Your Tax-Free Savings Account (TFSA) wealth can be turned into a passive-income stream to help you deal with the higher costs of living. Indeed, with inflation at around 7%, it seems tempting to chase down the highest yielders, so you won’t be set back from persistent inflation. Chasing yields can be a dangerous game. It’s a bad idea, unless you’ve put in more than your share of due diligence. Higher dividend commitments can really limit a firm’s financial flexibility when the economic tides begin to go out.
At this juncture, many believe that a recession is pretty much months (or weeks) away from becoming a reality. Some folks even think it’s arrived. Personally, I think there may be nothing to fear but the recession fear itself. Remember, central banks are in the driver’s seat. They aren’t going to hurt everyday consumers without reason. In prior pieces, I’d described rate hikes as a strong medicine with side effects.
Right now, a lot of medicine is needed. The Fed will do its best to minimize side effects, but sometimes, it’s difficult to avoid feeling a bit ill after taking a certain pill. In any case, the Fed’s data-driven approach should comfort investors who think central banks will recklessly hike our way into an economic travesty.
The case for buying into a recession with your TFSA
For your TFSA, it’s tempting to hit the bail button. But with so many swollen dividends out there, it seems only wise to pick away at the bargains. Just do be sure to pay extra care when it comes to dividend payouts. They’ll be put to the test. That’s why it’s worth looking at historical track records. Did a firm cut its dividend during the last recession? What about during the 2020 stock market crash? Does a firm have a history of rewarding shareholders, even through tough times?
These are questions that do-it-yourself TFSA investors ought to know if they’re looking to transform their TFSAs into a passive-income stream that can survive chaotic times. Stagflation, a recession, and everything in between are possible, you need a dividend that can be leaned on when the economic winds get stronger, so your portfolio won’t be knocked down.
Scotiabank: A dividend beauty to buy with $10,000 in TFSA funds
In terms of dividends, it’s hard to look past the Canadian banks. They’ve plunged into a bear market. Recessions are not fun for the banks. But they always tend to find their footing and recover a huge chunk (around two-thirds) of losses or more within a year.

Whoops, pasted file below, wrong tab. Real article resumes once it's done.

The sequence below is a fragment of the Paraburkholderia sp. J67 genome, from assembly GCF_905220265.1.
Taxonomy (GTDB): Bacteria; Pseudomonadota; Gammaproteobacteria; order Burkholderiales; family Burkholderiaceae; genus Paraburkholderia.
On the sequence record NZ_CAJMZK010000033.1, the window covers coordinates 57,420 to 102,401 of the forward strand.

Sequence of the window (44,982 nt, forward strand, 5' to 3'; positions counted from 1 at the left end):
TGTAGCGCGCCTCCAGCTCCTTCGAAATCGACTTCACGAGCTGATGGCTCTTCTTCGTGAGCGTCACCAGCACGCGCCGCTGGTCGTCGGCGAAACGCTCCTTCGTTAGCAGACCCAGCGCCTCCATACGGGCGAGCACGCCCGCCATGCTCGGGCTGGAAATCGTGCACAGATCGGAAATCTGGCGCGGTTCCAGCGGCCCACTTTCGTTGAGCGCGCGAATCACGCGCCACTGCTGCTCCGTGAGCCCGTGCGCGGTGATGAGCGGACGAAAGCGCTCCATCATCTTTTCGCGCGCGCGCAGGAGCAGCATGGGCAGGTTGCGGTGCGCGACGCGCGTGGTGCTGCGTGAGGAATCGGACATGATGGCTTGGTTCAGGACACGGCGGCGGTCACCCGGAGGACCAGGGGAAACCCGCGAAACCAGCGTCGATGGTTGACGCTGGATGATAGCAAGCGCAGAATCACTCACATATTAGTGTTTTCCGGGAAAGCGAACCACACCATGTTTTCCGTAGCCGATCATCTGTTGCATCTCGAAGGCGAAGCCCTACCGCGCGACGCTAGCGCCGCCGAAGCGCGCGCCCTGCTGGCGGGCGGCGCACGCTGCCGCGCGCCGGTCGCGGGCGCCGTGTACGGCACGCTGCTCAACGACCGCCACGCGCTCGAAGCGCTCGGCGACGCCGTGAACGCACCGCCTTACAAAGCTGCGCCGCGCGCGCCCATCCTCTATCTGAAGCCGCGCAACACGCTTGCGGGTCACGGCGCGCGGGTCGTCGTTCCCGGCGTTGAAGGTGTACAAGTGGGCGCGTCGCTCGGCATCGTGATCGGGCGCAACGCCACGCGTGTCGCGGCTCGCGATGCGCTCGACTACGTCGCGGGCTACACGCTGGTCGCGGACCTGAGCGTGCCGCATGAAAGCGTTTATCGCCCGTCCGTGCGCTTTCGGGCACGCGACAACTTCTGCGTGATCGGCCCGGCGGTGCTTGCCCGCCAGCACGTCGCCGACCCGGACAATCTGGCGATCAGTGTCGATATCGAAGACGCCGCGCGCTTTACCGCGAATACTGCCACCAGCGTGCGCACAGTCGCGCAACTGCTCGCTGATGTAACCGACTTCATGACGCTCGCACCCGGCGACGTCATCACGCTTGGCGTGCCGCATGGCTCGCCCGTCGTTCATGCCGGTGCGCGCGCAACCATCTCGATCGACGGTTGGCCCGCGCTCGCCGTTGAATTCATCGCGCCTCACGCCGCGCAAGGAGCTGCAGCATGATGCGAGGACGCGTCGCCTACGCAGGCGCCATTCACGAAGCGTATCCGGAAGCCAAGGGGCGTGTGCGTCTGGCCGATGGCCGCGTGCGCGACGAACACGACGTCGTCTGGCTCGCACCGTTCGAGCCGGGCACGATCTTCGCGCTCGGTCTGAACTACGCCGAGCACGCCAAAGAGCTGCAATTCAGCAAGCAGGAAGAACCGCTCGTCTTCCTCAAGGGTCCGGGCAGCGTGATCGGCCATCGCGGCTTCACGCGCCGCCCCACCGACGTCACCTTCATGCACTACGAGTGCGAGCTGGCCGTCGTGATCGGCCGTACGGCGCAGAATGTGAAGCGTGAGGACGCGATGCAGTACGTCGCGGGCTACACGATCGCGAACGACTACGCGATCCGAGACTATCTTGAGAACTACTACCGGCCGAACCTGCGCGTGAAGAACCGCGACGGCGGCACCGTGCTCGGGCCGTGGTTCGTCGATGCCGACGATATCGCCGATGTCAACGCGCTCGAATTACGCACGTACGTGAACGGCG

Think shares of Scotiabank (TSX:BNS)(NYSE:BNS), which, I believe, would be a great pick-up with an extra $10,000 in TFSA funds. At $67 per share, BNS shares boast a 6.15% dividend yield. That’s $615 in annual dividends to collect from a $10,000 investment. That’s not even including dividend hikes, which are very likely in store next year, unless the recession proves more severe.
It’s not just Scotia’s eight times price-to-earnings (P/E) ratio or whopper dividend that should have TFSA investors excited. It’s the international exposure you’ll get from BNS. It’s Canada’s most internationally diversified bank. With exposure to emerging markets comes greater growth prospects. Indeed, emerging markets may be riskier. Investors are seeking to limit risk these days. But if you’ve got a long-term timespan, there’s never been a better time to be a contrarian!
I think Scotiabank is Canada’s best international growth play. Right now, it’s too cheap.
The post TFSA Wealth: 1 Dividend Stock for a $10,000 Passive-Income Portfolio appeared first on The Motley Fool Canada.
When our analyst team has a stock tip, it can pay to listen. After all, the newsletter they have run for nearly a decade, Motley Fool Stock Advisor Canada, is beating the TSX by 21 percentage points.*
They just revealed what they believe are the 5 best stocks for investors to buy right nowâ¦ and Bank of Nova Scotia made the list — but there are 4 other stocks you may be overlooking.
See the 5 Stocks
* Returns as of 9/14/22
setButtonColorDefaults(“#5FA85D”, ‘background’, ‘#5FA85D’);
setButtonColorDefaults(“#43A24A”, ‘border-color’, ‘#43A24A’);
setButtonColorDefaults(“#fff”, ‘color’, ‘#fff’);
- 1 Oversold TSX Dividend Stock to Buy Now
- TFSA Investors: Got $6,000? Hereâs How to Power Up Your Portfolio
- Bank of Nova Scotia Stock: Should You Buy Now?
- TFSA Investors: 2 TSX Stocks With Unbelievable Staying Power
- 2 Top Canadian Dividend Stocks for New TFSA or RRSP Investors